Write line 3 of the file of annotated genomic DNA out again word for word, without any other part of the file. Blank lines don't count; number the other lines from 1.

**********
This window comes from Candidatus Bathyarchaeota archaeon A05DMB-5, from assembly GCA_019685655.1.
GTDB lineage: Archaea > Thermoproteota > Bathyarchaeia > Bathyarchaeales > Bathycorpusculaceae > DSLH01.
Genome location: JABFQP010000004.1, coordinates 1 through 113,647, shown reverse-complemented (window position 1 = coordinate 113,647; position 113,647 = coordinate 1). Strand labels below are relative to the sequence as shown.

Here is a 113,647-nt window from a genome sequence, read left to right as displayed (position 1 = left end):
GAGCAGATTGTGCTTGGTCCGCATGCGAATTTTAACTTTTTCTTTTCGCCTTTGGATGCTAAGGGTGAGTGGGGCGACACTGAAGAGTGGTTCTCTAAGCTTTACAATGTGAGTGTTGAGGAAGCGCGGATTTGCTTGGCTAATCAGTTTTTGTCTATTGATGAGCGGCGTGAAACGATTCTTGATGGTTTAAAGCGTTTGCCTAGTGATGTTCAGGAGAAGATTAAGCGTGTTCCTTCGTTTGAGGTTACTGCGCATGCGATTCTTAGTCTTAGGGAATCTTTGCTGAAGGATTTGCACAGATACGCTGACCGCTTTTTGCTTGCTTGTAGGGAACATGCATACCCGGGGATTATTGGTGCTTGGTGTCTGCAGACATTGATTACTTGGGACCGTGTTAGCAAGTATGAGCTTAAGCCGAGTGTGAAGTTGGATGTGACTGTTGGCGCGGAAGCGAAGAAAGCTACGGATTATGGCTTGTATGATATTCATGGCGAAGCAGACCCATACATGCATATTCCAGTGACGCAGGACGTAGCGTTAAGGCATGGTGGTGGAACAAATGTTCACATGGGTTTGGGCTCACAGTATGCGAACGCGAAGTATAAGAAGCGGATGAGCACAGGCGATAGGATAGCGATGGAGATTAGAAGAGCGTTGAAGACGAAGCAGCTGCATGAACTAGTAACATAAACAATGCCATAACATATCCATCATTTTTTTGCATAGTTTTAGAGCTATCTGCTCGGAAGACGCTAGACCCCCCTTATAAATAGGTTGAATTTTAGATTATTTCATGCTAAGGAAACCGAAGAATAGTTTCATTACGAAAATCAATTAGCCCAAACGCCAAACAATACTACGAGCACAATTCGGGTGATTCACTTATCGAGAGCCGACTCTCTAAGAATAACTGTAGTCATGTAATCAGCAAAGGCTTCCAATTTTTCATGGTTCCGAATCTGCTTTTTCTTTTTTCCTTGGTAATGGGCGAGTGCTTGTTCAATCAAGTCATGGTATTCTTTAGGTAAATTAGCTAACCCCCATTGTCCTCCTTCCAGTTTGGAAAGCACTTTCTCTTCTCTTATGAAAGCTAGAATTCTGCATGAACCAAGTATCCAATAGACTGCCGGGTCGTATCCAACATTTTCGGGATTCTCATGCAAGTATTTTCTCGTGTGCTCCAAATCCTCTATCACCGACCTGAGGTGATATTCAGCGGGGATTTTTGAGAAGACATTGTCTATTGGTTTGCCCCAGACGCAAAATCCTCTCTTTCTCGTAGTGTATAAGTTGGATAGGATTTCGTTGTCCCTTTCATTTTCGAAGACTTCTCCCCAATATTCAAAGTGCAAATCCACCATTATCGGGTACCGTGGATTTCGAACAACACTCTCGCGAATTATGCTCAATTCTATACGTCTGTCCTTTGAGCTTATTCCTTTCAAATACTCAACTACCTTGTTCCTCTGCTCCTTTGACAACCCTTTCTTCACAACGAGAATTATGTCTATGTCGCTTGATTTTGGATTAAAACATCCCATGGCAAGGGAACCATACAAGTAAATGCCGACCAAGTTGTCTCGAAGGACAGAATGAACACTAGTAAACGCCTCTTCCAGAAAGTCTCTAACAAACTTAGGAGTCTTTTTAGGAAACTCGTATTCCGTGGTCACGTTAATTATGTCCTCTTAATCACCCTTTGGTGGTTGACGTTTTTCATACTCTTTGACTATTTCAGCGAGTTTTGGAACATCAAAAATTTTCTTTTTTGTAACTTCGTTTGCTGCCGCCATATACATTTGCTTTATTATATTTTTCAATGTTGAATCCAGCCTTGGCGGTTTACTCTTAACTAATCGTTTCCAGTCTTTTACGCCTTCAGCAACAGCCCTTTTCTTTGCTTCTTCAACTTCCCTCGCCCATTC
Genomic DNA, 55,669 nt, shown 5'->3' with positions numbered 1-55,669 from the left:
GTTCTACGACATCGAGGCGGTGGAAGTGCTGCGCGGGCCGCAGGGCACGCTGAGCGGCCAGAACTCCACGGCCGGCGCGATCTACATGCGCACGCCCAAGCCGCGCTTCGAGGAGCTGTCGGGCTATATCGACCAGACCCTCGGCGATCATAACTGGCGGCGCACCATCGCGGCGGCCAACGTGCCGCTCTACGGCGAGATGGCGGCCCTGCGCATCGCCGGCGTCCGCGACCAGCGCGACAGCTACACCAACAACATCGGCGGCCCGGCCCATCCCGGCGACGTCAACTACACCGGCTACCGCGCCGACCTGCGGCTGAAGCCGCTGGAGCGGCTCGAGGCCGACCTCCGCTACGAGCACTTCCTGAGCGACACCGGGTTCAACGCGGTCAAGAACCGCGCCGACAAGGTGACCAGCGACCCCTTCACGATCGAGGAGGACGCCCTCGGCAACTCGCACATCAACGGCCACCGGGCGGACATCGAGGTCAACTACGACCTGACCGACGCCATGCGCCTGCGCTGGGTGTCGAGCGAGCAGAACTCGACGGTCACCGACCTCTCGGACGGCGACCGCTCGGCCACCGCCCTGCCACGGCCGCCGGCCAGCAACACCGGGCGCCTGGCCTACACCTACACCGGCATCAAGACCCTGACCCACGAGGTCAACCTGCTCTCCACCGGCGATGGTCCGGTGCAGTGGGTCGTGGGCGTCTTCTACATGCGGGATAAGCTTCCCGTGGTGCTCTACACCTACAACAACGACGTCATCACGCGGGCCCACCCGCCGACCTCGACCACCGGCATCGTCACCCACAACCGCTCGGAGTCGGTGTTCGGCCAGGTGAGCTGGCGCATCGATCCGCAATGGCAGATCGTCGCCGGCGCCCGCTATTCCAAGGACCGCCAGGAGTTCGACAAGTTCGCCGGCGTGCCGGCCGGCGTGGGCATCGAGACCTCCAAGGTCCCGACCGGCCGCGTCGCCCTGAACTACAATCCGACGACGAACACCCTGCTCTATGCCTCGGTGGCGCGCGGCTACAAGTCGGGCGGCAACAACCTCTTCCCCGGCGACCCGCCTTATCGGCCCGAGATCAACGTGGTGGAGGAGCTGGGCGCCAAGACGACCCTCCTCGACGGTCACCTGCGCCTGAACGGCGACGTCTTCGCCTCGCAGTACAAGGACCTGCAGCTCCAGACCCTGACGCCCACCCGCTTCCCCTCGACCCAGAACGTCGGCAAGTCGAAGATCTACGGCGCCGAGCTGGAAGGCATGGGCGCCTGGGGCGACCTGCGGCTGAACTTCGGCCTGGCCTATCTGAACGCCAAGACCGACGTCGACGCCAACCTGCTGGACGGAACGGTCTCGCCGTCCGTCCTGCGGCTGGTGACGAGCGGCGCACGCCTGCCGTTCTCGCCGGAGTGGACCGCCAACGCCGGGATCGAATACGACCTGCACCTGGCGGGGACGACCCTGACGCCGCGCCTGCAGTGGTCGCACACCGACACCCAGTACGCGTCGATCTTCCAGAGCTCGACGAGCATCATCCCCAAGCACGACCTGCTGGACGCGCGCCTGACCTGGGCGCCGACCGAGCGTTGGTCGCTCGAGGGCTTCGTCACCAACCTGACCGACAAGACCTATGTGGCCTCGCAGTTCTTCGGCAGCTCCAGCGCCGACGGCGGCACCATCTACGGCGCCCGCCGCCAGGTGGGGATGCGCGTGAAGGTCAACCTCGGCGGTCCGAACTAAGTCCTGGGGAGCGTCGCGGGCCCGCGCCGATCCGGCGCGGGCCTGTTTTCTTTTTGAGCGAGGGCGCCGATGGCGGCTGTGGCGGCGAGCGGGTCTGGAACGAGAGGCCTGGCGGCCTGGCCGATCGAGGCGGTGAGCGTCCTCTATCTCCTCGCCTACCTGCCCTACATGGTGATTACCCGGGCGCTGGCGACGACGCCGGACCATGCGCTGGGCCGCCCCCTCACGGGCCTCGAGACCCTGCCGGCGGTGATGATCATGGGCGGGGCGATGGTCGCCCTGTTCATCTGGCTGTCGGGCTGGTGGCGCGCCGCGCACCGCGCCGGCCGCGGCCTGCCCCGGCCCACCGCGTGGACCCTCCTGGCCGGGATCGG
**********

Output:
Genome location: JABFQP010000004.1, coordinates 1 through 113,647, shown reverse-complemented (window position 1 = coordinate 113,647; position 113,647 = coordinate 1). Strand labels below are relative to the sequence as shown.